The opening of new markets for bank assets
Loan sales: Pacific Rim trade in nontradable assets
An examination of the role of foreign banks in the loan sales market, finding that the motives for loan sales and purchases differ between U.S. and foreign-owned banks and between foreign banks of different regions, which is consistent with foreign banks' using the market for diversification.
The Myth of the Lead Arranger’s Share
We make use of Shared National Credit Program (SNC) data to examine syndicated loans in which the lead arranger retains no stake. We find that the lead arranger sells its entire loan share for 27 percent of term loans and 48 percent of Term B loans, typically shortly after syndication. In contrast to existing asymmetric information theories on the role of the lead share, we find that loans that are sold are less likely to become non-performing in the future. This result is robust to several different measures of loan performance and is reflected in subsequent secondary market prices. We ...
How Do Lead Banks Use Their Private Information about Loan Quality in the Syndicated Loan Market?
Little is known about how lead banks in the syndicated loan market use their private information about loan quality. We formulate and test two hypotheses, the Signaling Hypothesis and Sophisticated Syndicate Hypothesis. To measure private information, we use Shared National Credit (SNC) internal loan ratings, which we make comparable across banks using concordance tables. We find that favorable private information is associated with higher loan retention by lead banks for term loans, consistent with empirical domination of the Signaling Hypothesis, while neither hypothesis dominates for ...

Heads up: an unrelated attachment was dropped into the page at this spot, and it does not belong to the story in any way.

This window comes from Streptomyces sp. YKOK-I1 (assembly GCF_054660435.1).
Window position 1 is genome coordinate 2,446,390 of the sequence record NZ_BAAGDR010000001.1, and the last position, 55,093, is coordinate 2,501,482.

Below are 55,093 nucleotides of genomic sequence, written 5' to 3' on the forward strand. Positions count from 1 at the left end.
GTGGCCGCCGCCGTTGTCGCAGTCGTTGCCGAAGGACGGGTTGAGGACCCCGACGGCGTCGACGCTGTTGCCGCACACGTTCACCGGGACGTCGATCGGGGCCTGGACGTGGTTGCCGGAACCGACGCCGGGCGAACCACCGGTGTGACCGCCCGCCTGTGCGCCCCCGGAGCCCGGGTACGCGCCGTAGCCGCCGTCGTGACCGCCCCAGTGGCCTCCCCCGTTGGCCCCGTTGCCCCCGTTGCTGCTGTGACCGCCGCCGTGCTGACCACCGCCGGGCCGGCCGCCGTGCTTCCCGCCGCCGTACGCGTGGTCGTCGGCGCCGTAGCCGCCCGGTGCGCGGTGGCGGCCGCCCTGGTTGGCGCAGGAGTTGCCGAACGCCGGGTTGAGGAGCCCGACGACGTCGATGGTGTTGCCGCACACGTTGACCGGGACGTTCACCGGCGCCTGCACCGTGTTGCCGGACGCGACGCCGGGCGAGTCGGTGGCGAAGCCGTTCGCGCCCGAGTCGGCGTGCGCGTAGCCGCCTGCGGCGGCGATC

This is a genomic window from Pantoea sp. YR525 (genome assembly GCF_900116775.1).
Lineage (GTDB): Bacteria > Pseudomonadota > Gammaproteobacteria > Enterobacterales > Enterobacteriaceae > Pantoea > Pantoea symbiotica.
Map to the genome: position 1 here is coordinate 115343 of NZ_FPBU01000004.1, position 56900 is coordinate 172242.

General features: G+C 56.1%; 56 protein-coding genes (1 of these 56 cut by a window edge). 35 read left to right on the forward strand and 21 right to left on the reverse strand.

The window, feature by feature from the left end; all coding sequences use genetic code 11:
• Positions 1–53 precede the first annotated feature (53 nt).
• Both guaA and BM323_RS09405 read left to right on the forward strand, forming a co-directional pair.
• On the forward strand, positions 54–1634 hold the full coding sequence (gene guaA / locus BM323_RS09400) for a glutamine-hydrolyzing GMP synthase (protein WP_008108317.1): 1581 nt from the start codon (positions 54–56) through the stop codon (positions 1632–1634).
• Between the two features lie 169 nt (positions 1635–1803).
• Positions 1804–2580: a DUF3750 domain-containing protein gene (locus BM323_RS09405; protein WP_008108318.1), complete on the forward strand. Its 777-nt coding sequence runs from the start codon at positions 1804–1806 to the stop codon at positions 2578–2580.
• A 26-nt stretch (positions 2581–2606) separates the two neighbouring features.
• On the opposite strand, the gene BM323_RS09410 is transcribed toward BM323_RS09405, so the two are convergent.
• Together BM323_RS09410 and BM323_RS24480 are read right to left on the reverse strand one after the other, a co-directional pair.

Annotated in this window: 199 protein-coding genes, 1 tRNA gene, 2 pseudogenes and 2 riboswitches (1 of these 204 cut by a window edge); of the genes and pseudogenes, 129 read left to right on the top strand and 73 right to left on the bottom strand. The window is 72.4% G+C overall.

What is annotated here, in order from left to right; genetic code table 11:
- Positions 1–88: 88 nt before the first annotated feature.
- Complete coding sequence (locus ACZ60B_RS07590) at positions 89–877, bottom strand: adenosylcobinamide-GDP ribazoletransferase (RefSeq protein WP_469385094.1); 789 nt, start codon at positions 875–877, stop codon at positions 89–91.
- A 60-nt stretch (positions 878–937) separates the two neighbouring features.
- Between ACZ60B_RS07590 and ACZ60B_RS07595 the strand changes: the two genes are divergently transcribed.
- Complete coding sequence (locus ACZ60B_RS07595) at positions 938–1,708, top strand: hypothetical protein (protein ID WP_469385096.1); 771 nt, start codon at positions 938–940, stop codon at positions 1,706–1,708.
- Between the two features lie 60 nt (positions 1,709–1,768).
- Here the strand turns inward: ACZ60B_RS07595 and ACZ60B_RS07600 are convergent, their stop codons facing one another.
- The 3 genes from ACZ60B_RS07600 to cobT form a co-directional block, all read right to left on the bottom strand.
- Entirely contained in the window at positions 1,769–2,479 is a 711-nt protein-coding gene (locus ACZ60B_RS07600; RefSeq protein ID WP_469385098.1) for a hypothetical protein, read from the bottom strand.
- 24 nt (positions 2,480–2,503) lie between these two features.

The paradox of loan sales
Bank loan sales: a new look at the motivations for secondary market activity
Bank lending traditionally involves the extension of credit that is held by the originating bank until maturity. Loan sales allow banks to deviate from this pattern by transferring loans in part or in their entirety from their own books to those of another institution. This paper uses a new methodology to test the validity of two hypotheses regarding banks' motivations for selling and buying loans: (1) the comparative advantage hypothesis, that banks with a comparative advantage in originating loans sell and those with a comparative advantage in funding loans buy, and (2) the diversification ...